Photo courtesy of NASA
ISS Commander Butch Wilmore holds up the ratchet after removing it from the print tray.

NASA Just Emailed a Wrench to Space

Dec. 22, 2014
This ratcheting socket wrench is the first truly functional print of the International Space Station's on-board 3-D printer.

A couple of weeks ago, engineers at Made In Space overheard International Space Station Commander, Barry Wilmore, mention that his crew needed a new ratcheting socket wrench on board the ISS.

Normally, such a request would have taken months of planning to complete and could have only been fulfilled as part of a multi-million-dollar, extremely risky supply run from Earth.

But that's not how it works anymore.

According to a Made In Space blog entry, after hearing the request, its engineers went to work on designs for a ratchet that could be 3-D printed in space. Even better, they designed a tool that included all internal moving parts without any support material that was capable of building in a single print – a perfect design for the challenges of space manufacturing.

Within a week, the design was finished and tested and sample prints had been brought to NASA for qualification.

Then, late last week, NASA emailed the files to the Zero-G Printer onboard the ISS and – after just four hours of printing – Commander Willmore had his ratchet.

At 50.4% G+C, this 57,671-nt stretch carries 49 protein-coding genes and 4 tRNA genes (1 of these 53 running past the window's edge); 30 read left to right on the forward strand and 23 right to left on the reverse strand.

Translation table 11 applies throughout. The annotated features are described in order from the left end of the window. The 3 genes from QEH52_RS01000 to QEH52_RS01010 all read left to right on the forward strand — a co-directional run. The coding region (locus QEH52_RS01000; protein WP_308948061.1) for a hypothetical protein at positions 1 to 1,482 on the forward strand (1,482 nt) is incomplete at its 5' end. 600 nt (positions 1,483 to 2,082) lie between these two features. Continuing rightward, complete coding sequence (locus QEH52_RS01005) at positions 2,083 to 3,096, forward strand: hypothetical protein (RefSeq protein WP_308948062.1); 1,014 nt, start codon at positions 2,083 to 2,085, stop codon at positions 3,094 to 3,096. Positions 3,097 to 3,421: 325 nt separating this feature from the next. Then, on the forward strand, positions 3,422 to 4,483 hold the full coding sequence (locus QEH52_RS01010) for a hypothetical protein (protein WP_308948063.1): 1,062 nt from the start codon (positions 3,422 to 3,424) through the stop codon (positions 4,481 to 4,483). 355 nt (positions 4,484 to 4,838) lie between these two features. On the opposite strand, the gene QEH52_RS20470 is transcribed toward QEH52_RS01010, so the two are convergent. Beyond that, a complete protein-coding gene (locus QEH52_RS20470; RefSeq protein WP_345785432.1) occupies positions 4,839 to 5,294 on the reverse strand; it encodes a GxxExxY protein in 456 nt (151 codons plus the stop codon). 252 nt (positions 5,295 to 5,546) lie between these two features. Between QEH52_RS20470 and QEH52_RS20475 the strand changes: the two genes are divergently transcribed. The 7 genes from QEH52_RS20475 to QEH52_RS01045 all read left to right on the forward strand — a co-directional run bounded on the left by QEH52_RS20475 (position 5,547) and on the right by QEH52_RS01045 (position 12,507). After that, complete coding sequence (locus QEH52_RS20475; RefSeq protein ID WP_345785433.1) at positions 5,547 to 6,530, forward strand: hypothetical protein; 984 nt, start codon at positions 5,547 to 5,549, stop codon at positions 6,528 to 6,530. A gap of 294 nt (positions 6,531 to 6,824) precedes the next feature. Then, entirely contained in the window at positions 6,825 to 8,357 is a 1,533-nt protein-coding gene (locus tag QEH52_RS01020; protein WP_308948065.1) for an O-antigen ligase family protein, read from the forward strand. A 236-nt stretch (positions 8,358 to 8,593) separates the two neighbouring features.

The ISS' new ratcheting wrench was 3-D printed as one piece, including all moving parts, without requiring any support material to remove after completion. PHOTO: Made In Space

This is the first of what should become a steady stream of 3-D printing stories coming out of the ISS in 2015.

After SpaceX delivered Made In Space's Zero-G Printer in September, 3-D printing has been quickly finding a place with the crew. It began with a custom-printed nameplate for the printer itself – a kind of token "functional" print to kick off the project – and 20 other prints that were preloaded before delivery.

The ratchet is something different, though.

This is the firstly truly function test of the printer – a design created by a centralized team on the fly to meet a specific need and printed exactly where it is needed.

It fulfills both the promise of the space-printing project and also the localized printing dreams back down here on Earth. One day, this model could be used to print on-demand parts and supplies for military and remote populations cut off from normal supply routes, as well as home printers downloading new designs.

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